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Treatment of corticosteroid refractory immune checkpoint inhibitor myocarditis with Infliximab: a case series
Cardio-Oncology volume 7, Article number: 13 (2021)
Glucocorticoid treatment remains the cornerstone of therapy for immune checkpoint inhibitor (ICI) myocarditis, but data supporting the use of additional immunotherapy for steroid refractory cases remains limited. We investigate the safety and efficacy of infliximab in patients with ICI myocarditis who are refractory to corticosteroids. Additionally, we highlight the importance of a multi-disciplinary approach in the care for these complex patients.
We retrospectively identified consecutive patients who developed ICI myocarditis at our institution between January 2017 and January 2020. Baseline characteristics, laboratory data and clinical outcomes were compared between patients who received infliximab and those who did not.
Of a total of 11 patients who developed ICI myocarditis, 4 were treated with infliximab. Aside from age, there were no significant differences in baseline patient characteristics between the two groups including total number of ICI doses received and duration from initial ICI dose to onset of symptoms. The time to troponin normalization was 58 vs. 151.5 days (p = 0.25). The duration of prednisone taper was longer in the infliximab group (90 vs. 150 days p = 0.32). All patients survived initial hospital admission. Over a median follow-up period of 287 days, two of the 4 patients died from sepsis 2 and 3 months after initial treatment of their myocarditis; one of these patients was on a steroid taper and the other patient had just completed a steroid taper.
Infliximab, despite its black box warning in patients with heart failure, may be a safe and effective treatment for ICI myocarditis.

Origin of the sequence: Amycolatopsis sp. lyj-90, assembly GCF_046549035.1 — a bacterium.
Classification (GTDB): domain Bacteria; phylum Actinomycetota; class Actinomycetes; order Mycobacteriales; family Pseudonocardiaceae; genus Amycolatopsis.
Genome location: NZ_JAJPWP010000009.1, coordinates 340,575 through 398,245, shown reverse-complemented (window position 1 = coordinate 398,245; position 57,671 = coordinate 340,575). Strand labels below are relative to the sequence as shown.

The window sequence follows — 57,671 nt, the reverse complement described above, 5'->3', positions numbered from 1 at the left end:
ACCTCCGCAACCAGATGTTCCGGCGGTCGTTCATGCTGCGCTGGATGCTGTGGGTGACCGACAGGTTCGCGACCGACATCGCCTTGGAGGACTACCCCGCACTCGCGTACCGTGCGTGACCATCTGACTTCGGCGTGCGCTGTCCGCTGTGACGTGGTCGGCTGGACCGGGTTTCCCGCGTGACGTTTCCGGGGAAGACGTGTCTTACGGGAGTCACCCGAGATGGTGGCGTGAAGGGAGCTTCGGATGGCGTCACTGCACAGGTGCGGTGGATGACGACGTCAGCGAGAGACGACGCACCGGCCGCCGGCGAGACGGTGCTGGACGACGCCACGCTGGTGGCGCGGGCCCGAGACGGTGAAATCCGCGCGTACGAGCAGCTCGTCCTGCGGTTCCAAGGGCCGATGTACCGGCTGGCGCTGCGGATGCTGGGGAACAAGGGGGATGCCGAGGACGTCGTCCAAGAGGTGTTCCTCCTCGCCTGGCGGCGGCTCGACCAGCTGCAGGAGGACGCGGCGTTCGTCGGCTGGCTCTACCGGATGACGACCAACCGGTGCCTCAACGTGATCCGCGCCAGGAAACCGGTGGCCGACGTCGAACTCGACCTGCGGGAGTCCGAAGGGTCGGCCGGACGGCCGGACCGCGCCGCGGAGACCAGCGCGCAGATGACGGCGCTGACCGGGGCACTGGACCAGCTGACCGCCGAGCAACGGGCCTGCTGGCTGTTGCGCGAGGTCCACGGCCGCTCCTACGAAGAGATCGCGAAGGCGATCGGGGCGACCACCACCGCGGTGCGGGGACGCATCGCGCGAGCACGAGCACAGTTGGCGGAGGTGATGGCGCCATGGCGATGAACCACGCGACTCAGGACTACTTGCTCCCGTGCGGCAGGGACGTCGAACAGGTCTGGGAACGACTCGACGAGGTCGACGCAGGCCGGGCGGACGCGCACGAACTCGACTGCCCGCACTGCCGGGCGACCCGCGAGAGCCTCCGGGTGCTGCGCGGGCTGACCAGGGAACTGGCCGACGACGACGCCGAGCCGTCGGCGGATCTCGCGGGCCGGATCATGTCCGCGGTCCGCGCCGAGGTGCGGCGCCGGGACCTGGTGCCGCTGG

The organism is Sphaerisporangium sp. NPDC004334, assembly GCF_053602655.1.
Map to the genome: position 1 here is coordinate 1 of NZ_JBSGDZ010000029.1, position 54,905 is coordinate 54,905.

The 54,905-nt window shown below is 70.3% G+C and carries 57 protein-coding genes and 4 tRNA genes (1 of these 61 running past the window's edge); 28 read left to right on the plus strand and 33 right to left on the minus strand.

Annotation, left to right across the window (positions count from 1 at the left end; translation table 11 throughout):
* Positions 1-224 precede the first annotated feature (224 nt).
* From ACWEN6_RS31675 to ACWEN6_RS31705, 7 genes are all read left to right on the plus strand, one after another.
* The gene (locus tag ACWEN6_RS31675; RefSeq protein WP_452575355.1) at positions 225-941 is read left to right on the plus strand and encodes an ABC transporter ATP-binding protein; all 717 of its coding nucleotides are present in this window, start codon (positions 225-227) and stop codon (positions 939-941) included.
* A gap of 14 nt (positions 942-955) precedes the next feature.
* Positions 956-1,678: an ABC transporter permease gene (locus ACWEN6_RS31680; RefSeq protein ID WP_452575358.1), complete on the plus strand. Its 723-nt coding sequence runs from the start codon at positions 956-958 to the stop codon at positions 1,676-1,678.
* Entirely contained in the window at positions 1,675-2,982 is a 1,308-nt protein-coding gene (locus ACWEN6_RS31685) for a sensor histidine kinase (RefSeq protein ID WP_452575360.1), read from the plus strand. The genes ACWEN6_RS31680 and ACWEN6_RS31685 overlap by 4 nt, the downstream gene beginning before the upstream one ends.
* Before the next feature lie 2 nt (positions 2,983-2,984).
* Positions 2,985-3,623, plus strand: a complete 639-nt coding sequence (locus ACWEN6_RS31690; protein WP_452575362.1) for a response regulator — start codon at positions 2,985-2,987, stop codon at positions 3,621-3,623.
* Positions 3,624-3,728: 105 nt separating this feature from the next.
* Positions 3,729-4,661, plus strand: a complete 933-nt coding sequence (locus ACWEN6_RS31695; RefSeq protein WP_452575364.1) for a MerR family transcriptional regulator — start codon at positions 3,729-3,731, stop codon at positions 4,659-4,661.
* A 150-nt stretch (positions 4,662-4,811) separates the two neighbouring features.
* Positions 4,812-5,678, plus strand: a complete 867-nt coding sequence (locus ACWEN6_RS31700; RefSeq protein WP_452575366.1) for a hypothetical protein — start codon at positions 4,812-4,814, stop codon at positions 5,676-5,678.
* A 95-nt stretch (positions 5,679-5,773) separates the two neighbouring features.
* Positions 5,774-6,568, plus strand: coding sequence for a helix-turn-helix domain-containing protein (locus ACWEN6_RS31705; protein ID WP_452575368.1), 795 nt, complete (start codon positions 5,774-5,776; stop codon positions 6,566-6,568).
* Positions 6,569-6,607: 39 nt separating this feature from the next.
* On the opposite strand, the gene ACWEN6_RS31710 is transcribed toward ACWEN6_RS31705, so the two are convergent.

Immune checkpoint inhibitors (ICIs) have brought about a paradigm shift in the treatment of many cancers. ICIs enhance the immune system’s detection and targeting of tumor cells and improve progression-free and overall survival in a growing number of adult cancers that are refractory to traditional chemotherapeutic agents [1, 2]. With increasing use of ICIs, immune-related adverse events (irAEs) have become more prevalent, and most commonly include endocrinopathies, pneumonitis, colitis and hepatitis . Immune-related adverse events are more severe and more likely to occur with combinations of checkpoint inhibitors [4,5,6]. While cardiovascular toxicity is less frequent than other irAEs with a reported incidence of 1.14 %, it is associated with a high mortality rate of 25–50 % [5, 7,8,9]; making it unsurprising that the number of cases published discussing life-threatening cardiotoxicity continues to rise . There are various proposed treatment algorithms for ICI-mediated cardiotoxicity but standardized guidelines are lacking. While glucocorticoid therapy has become a widely accepted treatment, only about 50 % of patients with fulminant myocarditis respond to glucocorticoid monotherapy . Various additional immunosuppressive agents have been used in steroid-refractory cases; however, data supporting the use of these therapies are limited. In this retrospective study, we describe our single center experience with four patients who had steroid-refractory ICI myocarditis that improved with infliximab administration. We compare their clinical characteristics and outcomes with those who did not require immunosuppression beyond steroids. Finally, we provide a suggested treatment algorithm created by a multi-disciplinary team of experts in cardio-oncology, heart failure, infectious disease, medical oncology and cardiothoracic surgery.
Study population and data collection
We retrospectively identified consecutive patients who developed ICI myocarditis at our institution between January 2017 and January 2020. ICI myocarditis was diagnosed in consultation with a cardio-oncology expert based on standard histological features present on endomyocardial biopsy or a guideline-recommended scoring system incorporating several factors including clinical presentation, biomarkers and imaging features . Grading of ICI myocarditis was performed according to the American Society of Clinical Oncology (ASCO) practice guidelines . Patients treated with infliximab were those with persistent evidence of cardiac dysfunction such as malignant arrhythmias or cardiogenic shock despite treatment with high doses of glucocorticoids . Clinical data including baseline demographics, medications, laboratory values, and the results of echocardiography, cardiac MRI (cMRI) and endomyocardial biopsy were obtained from electronic medical records abstracted by a physician. This study was approved by the University of Pennsylvania Institutional Review Board.